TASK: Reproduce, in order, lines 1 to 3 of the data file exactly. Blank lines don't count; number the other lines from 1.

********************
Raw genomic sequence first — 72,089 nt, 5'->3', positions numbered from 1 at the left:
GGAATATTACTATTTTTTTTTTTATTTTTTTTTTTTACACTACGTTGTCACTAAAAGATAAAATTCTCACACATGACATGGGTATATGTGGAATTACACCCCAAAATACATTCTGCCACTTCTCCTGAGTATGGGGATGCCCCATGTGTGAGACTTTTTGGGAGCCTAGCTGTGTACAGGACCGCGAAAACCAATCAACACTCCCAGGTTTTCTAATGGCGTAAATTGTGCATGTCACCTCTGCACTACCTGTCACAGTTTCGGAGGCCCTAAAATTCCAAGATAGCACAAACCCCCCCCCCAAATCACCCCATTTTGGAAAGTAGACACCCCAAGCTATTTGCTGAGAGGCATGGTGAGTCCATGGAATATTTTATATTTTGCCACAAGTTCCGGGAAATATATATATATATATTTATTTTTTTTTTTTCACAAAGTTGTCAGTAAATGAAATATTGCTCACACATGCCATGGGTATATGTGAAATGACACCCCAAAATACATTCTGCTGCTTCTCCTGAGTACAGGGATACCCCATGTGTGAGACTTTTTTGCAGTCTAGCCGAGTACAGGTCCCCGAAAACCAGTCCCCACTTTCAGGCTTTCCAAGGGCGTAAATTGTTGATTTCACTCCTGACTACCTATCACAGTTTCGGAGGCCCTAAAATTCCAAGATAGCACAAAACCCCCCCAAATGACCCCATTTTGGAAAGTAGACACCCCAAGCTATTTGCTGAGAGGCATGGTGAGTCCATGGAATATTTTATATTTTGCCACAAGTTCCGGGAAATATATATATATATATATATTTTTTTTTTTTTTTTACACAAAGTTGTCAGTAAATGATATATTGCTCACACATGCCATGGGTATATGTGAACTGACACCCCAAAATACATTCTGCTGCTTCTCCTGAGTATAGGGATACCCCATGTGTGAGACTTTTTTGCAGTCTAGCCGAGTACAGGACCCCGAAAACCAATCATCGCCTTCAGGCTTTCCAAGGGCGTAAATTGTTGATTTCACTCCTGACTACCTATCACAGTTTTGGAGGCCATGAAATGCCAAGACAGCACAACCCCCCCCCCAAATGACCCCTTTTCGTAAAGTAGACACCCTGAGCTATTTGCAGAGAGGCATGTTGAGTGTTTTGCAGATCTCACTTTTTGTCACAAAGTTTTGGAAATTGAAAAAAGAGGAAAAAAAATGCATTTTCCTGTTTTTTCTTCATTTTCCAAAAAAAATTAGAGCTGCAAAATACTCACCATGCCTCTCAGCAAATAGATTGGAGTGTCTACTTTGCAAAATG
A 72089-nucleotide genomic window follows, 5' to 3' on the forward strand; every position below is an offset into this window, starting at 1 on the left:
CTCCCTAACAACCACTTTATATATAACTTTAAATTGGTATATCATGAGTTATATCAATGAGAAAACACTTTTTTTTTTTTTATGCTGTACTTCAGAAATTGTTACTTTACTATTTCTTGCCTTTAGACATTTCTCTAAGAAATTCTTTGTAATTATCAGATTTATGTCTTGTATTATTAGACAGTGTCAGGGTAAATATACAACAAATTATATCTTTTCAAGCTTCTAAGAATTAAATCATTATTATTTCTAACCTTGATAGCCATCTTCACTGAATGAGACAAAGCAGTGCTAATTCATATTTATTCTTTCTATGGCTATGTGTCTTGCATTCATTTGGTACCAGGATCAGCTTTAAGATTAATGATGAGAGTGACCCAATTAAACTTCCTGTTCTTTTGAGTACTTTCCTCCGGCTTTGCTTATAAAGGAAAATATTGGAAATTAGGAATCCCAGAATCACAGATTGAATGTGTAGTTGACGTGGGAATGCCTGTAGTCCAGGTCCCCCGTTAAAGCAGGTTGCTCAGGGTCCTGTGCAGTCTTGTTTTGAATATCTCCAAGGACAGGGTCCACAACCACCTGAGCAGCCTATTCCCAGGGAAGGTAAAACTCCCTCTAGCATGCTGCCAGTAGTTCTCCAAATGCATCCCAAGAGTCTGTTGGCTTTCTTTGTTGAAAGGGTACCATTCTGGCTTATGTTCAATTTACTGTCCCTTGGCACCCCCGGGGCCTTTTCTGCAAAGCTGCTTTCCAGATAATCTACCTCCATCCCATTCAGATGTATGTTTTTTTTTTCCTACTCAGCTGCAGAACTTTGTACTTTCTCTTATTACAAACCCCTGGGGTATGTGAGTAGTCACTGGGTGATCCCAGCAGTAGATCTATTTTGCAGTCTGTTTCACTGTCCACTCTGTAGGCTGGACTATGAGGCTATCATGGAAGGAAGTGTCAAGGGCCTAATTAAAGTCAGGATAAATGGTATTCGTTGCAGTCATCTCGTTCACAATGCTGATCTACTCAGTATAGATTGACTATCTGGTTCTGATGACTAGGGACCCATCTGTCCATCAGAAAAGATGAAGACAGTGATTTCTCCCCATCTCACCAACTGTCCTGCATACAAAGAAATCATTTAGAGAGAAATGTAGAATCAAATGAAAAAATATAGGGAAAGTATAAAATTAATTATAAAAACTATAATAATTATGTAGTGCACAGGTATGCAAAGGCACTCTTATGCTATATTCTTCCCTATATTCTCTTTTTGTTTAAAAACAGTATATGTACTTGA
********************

Raw genomic sequence first — 72,089 nt, 5'->3', positions numbered from 1 at the left:
GGAATATTACTATTTTTTTTTTTATTTTTTTTTTTTACACTACGTTGTCACTAAAAGATAAAATTCTCACACATGACATGGGTATATGTGGAATTACACCCCAAAATACATTCTGCCACTTCTCCTGAGTATGGGGATGCCCCATGTGTGAGACTTTTTGGGAGCCTAGCTGTGTACAGGACCGCGAAAACCAATCAACACTCCCAGGTTTTCTAATGGCGTAAATTGTGCATGTCACCTCTGCACTACCTGTCACAGTTTCGGAGGCCCTAAAATTCCAAGATAGCACAAACCCCCCCCCCAAATCACCCCATTTTGGAAAGTAGACACCCCAAGCTATTTGCTGAGAGGCATGGTGAGTCCATGGAATATTTTATATTTTGCCACAAGTTCCGGGAAATATATATATATATATTTATTTTTTTTTTTTCACAAAGTTGTCAGTAAATGAAATATTGCTCACACATGCCATGGGTATATGTGAAATGACACCCCAAAATACATTCTGCTGCTTCTCCTGAGTACAGGGATACCCCATGTGTGAGACTTTTTTGCAGTCTAGCCGAGTACAGGTCCCCGAAAACCAGTCCCCACTTTCAGGCTTTCCAAGGGCGTAAATTGTTGATTTCACTCCTGACTACCTATCACAGTTTCGGAGGCCCTAAAATTCCAAGATAGCACAAAACCCCCCCAAATGACCCCATTTTGGAAAGTAGACACCCCAAGCTATTTGCTGAGAGGCATGGTGAGTCCATGGAATATTTTATATTTTGCCACAAGTTCCGGGAAATATATATATATATATATATTTTTTTTTTTTTTTTACACAAAGTTGTCAGTAAATGATATATTGCTCACACATGCCATGGGTATATGTGAACTGACACCCCAAAATACATTCTGCTGCTTCTCCTGAGTATAGGGATACCCCATGTGTGAGACTTTTTTGCAGTCTAGCCGAGTACAGGACCCCGAAAACCAATCATCGCCTTCAGGCTTTCCAAGGGCGTAAATTGTTGATTTCACTCCTGACTACCTATCACAGTTTTGGAGGCCATGAAATGCCAAGACAGCACAACCCCCCCCCCAAATGACCCCTTTTCGTAAAGTAGACACCCTGAGCTATTTGCAGAGAGGCATGTTGAGTGTTTTGCAGATCTCACTTTTTGTCACAAAGTTTTGGAAATTGAAAAAAGAGGAAAAAAAATGCATTTTCCTGTTTTTTCTTCATTTTCCAAAAAAAATTAGAGCTGCAAAATACTCACCATGCCTCTCAGCAAATAGATTGGAGTGTCTACTTTGCAAAATG
A 72089-nucleotide genomic window follows, 5' to 3' on the forward strand; every position below is an offset into this window, starting at 1 on the left: